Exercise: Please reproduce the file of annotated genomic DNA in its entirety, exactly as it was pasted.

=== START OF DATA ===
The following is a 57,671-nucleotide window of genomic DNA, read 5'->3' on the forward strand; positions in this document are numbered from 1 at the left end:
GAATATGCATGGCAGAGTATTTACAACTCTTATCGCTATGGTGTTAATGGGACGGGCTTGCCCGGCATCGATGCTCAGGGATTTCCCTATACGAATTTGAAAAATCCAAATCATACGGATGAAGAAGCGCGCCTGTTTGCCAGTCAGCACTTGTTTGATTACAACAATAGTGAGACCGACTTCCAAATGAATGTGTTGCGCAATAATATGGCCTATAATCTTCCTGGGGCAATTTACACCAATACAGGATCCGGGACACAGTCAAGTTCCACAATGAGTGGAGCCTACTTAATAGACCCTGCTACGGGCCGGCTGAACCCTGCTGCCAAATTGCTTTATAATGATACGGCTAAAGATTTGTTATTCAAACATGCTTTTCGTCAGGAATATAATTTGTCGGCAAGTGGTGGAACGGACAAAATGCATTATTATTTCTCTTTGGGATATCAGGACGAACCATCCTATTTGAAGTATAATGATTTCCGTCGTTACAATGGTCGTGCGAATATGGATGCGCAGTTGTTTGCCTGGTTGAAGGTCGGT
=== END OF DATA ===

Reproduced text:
The following is a 57,671-nucleotide window of genomic DNA, read 5'->3' on the forward strand; positions in this document are numbered from 1 at the left end:
GAATATGCATGGCAGAGTATTTACAACTCTTATCGCTATGGTGTTAATGGGACGGGCTTGCCCGGCATCGATGCTCAGGGATTTCCCTATACGAATTTGAAAAATCCAAATCATACGGATGAAGAAGCGCGCCTGTTTGCCAGTCAGCACTTGTTTGATTACAACAATAGTGAGACCGACTTCCAAATGAATGTGTTGCGCAATAATATGGCCTATAATCTTCCTGGGGCAATTTACACCAATACAGGATCCGGGACACAGTCAAGTTCCACAATGAGTGGAGCCTACTTAATAGACCCTGCTACGGGCCGGCTGAACCCTGCTGCCAAATTGCTTTATAATGATACGGCTAAAGATTTGTTATTCAAACATGCTTTTCGTCAGGAATATAATTTGTCGGCAAGTGGTGGAACGGACAAAATGCATTATTATTTCTCTTTGGGATATCAGGACGAACCATCCTATTTGAAGTATAATGATTTCCGTCGTTACAATGGTCGTGCGAATATGGATGCGCAGTTGTTTGCCTGGTTGAAGGTCGGT